Ross identifies the musical compositions and performances that changed the history of music, such as Richard Strauss's Salome; and Stravinsky's Rite of Spring, and builds his narrative around them. He is perfectly aware that they made up only a tiny fraction of the music being composed and performed at that time; he recognizes them as the historically significant works that affected how music was written afterwards. I don't remember whether he uses the word "revolution," but it doesn't matter, that's what he's writing about. And the acceptance and success of his book (he must have been told, in his early education in Berkeley, that "narrative music history is dead") gives me hope that eventually some historian of Chinese painting, perhaps at a late stage in her career, will decide to write, at last, a really good history of early landscape, or of Song painting. And for every severe theoretician who objects: But we aren't doing narrative art history any more! there will be ten readers who think: Great! Thank god that's over!

For now, an example of one of the alternatives to narrative art history can be read in Jonathan Hay's "Intervention" in the latest Art Bulletin (Sept. '07). Having failed totally to keep up with new theoretical developments in cultural studies, I found most of it unintelligible-this in spite of my general admiration for Jonathan and his writings, especially his very fine Shitao book. But among the writers of the responses that follow his piece, the three who are top-class Chinese art specialists don't seem much more able to penetrate his theoretical arguments-for the most part they write, sensibly, about matters they understand, responding to his drawing of the political and cultural context of the painting under consideration (the Kansas City "Li Cheng"), or objecting (as I would) to his too-early (late 10th century) dating of it, or to his attributing it to an artist from whom no work survives (a practice for which he could claim precedents in writings by his teacher Richard Barnhart and his teacher Wen Fong.) Jim Elkins, who does follow (and contribute to) cutting-edge art theory, is able to respond to the theoretical issues in Jonathan's paper in a properly critical way. All of which inspires a curious thought: maybe--if we think of the theoretical/methodological apparatuses in people's minds as like word-processing programs--we should, ideally, identify and choose respondents in whom are installed the same programs as underlie the writing they are responding to. An unrealizable ideal, I suppose. And, as I think more about it, wrong-headed: newer thinking in response to old, or older responding to newer, is itself enlightening, exposing gulfs between our basic assumptions besides arguing the issues.

Tuesday, September 18, 2007


Today's blog is a brief addition to yesterday's. In that I recommended two of my CLPs as embodying the messages I want to pass on to young scholars in East Asian art history, giving them some sense of what the field has gone through over the decades of my participation in it, and some (quite partisan) thoughts on where it might go from here, and on what I feel strongly should not be lost. One more recommended reading should be added, since it fills out the messages of those two. This is *CLP 178, the talk that I gave at the conclusion of the "Returning to the Shore" symposium held in Berkeley on April 28th, organized by my former students to honor my new octagenarian status. It includes, in particular, a citation from toward the end of an essay by Thomas Crow on art history as practiced in the U.S., which rings very true for me, but is stated more authoritatively than I could do it. I am happy to assume the role in which all this casts me (a role noted appreciatively in the anonymous note quoted in yesterday's blog) of representing, perhaps, a Retarded Art History. In an age when problematic or outright wrong directions are so open and tempting, Retarded Art History may well be as useful a corrective as, say, Slow Foods. James Cahill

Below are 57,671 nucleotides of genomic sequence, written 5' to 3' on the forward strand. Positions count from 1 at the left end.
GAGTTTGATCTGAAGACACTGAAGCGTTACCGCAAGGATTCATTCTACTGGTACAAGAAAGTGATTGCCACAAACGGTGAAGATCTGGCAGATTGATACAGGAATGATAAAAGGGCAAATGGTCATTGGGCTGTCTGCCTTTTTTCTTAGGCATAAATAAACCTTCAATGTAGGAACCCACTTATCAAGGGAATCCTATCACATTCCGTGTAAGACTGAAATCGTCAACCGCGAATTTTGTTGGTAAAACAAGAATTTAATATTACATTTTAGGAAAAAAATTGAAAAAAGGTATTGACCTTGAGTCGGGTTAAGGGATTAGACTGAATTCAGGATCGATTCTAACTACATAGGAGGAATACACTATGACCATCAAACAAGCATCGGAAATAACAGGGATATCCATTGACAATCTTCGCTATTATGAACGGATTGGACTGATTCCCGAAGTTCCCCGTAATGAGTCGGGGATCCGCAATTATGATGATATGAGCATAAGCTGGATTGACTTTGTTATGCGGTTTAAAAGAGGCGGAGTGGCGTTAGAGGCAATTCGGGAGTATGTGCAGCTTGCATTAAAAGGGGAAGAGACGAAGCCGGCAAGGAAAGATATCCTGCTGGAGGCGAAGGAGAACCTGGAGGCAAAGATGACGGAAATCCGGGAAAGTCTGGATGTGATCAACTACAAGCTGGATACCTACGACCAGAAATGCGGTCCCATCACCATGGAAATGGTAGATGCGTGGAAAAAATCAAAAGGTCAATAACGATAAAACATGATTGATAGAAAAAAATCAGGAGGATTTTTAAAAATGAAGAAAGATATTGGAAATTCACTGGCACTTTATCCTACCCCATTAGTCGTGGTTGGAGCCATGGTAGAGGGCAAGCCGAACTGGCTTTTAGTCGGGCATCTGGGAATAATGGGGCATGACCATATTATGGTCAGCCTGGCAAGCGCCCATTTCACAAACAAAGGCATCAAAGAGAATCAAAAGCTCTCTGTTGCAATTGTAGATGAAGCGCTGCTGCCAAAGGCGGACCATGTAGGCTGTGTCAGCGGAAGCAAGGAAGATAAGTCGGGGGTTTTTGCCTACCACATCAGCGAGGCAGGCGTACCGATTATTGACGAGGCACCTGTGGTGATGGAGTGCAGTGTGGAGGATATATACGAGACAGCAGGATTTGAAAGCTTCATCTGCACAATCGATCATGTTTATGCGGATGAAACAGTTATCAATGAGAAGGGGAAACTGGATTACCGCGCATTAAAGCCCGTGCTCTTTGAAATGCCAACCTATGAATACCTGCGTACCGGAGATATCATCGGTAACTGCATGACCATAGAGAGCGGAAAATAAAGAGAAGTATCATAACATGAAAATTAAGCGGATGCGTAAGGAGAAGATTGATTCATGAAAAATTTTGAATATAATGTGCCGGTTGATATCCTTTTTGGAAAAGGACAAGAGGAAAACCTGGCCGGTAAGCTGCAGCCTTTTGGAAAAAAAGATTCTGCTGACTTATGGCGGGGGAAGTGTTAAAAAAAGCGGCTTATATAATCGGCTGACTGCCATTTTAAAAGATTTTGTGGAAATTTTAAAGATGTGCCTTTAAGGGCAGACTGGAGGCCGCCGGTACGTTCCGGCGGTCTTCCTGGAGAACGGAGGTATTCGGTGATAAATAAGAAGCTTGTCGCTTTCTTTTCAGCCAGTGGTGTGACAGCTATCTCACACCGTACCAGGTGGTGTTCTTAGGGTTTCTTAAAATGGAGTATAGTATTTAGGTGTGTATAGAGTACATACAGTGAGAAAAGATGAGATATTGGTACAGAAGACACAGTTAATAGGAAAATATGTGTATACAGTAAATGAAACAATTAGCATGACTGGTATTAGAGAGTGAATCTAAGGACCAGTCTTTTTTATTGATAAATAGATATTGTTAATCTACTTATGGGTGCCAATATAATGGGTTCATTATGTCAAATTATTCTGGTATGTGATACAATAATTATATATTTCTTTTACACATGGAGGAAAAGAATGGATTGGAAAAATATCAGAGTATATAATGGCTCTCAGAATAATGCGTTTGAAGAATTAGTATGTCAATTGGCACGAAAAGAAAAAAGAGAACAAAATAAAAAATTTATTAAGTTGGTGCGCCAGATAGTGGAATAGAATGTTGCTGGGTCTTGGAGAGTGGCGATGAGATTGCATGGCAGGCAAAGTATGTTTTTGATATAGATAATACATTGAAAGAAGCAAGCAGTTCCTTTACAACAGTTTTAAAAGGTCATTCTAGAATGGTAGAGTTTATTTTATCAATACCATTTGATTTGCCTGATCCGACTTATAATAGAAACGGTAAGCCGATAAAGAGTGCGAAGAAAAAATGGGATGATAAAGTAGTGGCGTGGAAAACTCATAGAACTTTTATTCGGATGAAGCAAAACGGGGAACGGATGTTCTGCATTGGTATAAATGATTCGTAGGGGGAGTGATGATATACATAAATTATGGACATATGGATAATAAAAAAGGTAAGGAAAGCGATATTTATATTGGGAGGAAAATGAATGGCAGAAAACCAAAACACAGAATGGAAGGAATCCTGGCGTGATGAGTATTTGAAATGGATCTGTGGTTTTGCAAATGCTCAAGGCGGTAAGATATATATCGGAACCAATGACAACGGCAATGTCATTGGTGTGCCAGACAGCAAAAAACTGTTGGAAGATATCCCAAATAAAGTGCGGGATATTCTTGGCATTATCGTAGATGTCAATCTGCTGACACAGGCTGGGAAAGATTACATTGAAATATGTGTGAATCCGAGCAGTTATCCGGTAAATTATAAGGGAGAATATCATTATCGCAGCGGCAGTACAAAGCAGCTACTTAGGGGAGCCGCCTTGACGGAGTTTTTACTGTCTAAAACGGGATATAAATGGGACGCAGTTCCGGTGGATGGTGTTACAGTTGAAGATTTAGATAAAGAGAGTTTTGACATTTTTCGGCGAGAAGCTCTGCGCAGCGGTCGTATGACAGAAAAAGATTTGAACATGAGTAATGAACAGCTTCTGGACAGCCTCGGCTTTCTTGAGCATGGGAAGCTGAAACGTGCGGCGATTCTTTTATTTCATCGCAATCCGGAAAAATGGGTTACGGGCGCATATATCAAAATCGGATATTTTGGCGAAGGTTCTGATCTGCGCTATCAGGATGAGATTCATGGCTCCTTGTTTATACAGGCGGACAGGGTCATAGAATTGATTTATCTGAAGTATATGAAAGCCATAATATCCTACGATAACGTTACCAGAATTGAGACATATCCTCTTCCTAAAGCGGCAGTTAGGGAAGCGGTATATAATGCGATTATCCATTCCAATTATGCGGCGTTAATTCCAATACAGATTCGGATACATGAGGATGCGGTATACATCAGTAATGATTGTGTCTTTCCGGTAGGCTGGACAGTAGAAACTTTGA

Monday, September 17, 2007


Today's blog is to celebrate, and respond to, an anonymous message that came this morning via the "Contact" facility on my website. It reads:

"Professor Cahill,
Your website is a godsend. Ironically, your approach is "new" to me. The so-called New Art History is all I've ever known; to me, it is "old", it is the orthodoxy. I cannot thank you enough for your generosity in sharing your knowledge online. No password. No subscription. No membership. Your writings have not only stimulated my interest in style-history and connoisseurship, but have also given me bountiful ideas for research in my soon-to-begin graduate studies. Your noble spirit has my deepest respect."

Blessings on whoever wrote that; it warms the heart of this aging academic, makes him feel he still has a function in his field.

It also inspires me to recommend, to anyone who wants to read the messages that embody what I most want to communicate to young people coming into the field, two of my CLPs ("Cahill Lectures and Papers") that were written especially with that purpose in mind. One is *CLP 112, a talk titled "Passing On the Torch," given at a celebration held on Sept. 18, 1993, planned by Joe Price to honor three senior scholars of the history of Japanese painting as they were nearing retirement: John Rosenfield, Tsuji Nobuo, and myself. The other is *CLP 176, "Visual, Verbal, and Global (?): Some Observations on Chinese Painting Studies," delivered at a one-day symposium organized by Jason Kuo at the University of Maryland on November 13, 2005; attached to it is "position paper" prepared for a public conversation with James Elkins the next day. Together, these two can be taken as embodying the deepest messages that I would want young historians of East Asian art, potential or practicing, to receive from me.

Note of advice: Clicking on "Writings of James Cahill" on the home page calls up the whole list of CLPs; but only those with asterisks* are in digital form and so readable on the website. Click once on the orange "Cahill Lectures and Papers" title at left, under Directory, and a long list of numbers, small and black, appears below. Clicking on any one of those calls up the paper.